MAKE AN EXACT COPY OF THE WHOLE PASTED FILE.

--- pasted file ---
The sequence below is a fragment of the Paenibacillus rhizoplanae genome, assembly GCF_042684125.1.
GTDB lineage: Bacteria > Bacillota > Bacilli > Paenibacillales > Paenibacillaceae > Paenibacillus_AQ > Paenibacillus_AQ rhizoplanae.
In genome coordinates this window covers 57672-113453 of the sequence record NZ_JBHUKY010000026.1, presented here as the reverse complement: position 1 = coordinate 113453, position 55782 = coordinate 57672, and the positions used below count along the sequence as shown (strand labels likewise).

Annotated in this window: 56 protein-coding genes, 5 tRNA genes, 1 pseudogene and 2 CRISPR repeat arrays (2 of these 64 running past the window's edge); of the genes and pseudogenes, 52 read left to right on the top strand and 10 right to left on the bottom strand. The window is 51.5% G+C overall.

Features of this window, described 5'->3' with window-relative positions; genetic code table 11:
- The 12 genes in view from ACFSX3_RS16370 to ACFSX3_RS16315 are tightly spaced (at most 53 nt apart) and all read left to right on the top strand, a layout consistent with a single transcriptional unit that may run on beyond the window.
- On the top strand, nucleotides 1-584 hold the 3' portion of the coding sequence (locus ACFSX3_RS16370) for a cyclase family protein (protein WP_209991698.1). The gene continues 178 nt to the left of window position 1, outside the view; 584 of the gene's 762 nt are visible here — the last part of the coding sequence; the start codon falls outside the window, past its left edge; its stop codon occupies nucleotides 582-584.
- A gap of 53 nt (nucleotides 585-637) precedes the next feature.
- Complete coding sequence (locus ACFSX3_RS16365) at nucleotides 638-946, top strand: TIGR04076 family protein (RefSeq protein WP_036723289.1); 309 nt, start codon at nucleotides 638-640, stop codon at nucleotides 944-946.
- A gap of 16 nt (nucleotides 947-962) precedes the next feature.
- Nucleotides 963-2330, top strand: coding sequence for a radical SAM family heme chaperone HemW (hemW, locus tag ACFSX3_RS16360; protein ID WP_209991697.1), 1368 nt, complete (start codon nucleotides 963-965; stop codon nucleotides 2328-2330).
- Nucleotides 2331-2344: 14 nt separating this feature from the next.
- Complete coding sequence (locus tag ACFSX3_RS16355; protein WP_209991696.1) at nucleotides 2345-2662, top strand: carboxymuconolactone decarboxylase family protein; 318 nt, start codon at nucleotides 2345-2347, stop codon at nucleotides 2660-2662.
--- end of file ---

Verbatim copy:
The sequence below is a fragment of the Paenibacillus rhizoplanae genome, assembly GCF_042684125.1.
GTDB lineage: Bacteria > Bacillota > Bacilli > Paenibacillales > Paenibacillaceae > Paenibacillus_AQ > Paenibacillus_AQ rhizoplanae.
In genome coordinates this window covers 57672-113453 of the sequence record NZ_JBHUKY010000026.1, presented here as the reverse complement: position 1 = coordinate 113453, position 55782 = coordinate 57672, and the positions used below count along the sequence as shown (strand labels likewise).

Annotated in this window: 56 protein-coding genes, 5 tRNA genes, 1 pseudogene and 2 CRISPR repeat arrays (2 of these 64 running past the window's edge); of the genes and pseudogenes, 52 read left to right on the top strand and 10 right to left on the bottom strand. The window is 51.5% G+C overall.

Features of this window, described 5'->3' with window-relative positions; genetic code table 11:
- The 12 genes in view from ACFSX3_RS16370 to ACFSX3_RS16315 are tightly spaced (at most 53 nt apart) and all read left to right on the top strand, a layout consistent with a single transcriptional unit that may run on beyond the window.
- On the top strand, nucleotides 1-584 hold the 3' portion of the coding sequence (locus ACFSX3_RS16370) for a cyclase family protein (protein WP_209991698.1). The gene continues 178 nt to the left of window position 1, outside the view; 584 of the gene's 762 nt are visible here — the last part of the coding sequence; the start codon falls outside the window, past its left edge; its stop codon occupies nucleotides 582-584.
- A gap of 53 nt (nucleotides 585-637) precedes the next feature.
- Complete coding sequence (locus ACFSX3_RS16365) at nucleotides 638-946, top strand: TIGR04076 family protein (RefSeq protein WP_036723289.1); 309 nt, start codon at nucleotides 638-640, stop codon at nucleotides 944-946.
- A gap of 16 nt (nucleotides 947-962) precedes the next feature.
- Nucleotides 963-2330, top strand: coding sequence for a radical SAM family heme chaperone HemW (hemW, locus tag ACFSX3_RS16360; protein ID WP_209991697.1), 1368 nt, complete (start codon nucleotides 963-965; stop codon nucleotides 2328-2330).
- Nucleotides 2331-2344: 14 nt separating this feature from the next.
- Complete coding sequence (locus tag ACFSX3_RS16355; protein WP_209991696.1) at nucleotides 2345-2662, top strand: carboxymuconolactone decarboxylase family protein; 318 nt, start codon at nucleotides 2345-2347, stop codon at nucleotides 2660-2662.